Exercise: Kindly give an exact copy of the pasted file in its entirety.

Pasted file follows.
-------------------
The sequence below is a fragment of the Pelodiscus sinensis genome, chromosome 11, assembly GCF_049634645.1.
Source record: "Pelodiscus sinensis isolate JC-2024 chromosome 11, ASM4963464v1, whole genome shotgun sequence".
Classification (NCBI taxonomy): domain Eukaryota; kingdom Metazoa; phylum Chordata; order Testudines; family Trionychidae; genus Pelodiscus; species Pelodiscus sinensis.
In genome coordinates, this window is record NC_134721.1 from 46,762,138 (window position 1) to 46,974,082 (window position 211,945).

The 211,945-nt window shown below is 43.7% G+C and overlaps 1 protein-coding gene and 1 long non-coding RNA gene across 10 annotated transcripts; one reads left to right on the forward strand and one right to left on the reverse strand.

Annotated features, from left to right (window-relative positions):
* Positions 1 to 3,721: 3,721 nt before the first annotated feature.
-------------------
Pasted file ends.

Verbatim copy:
The sequence below is a fragment of the Pelodiscus sinensis genome, chromosome 11, assembly GCF_049634645.1.
Source record: "Pelodiscus sinensis isolate JC-2024 chromosome 11, ASM4963464v1, whole genome shotgun sequence".
Classification (NCBI taxonomy): domain Eukaryota; kingdom Metazoa; phylum Chordata; order Testudines; family Trionychidae; genus Pelodiscus; species Pelodiscus sinensis.
In genome coordinates, this window is record NC_134721.1 from 46,762,138 (window position 1) to 46,974,082 (window position 211,945).

The 211,945-nt window shown below is 43.7% G+C and overlaps 1 protein-coding gene and 1 long non-coding RNA gene across 10 annotated transcripts; one reads left to right on the forward strand and one right to left on the reverse strand.

Annotated features, from left to right (window-relative positions):
* Positions 1 to 3,721: 3,721 nt before the first annotated feature.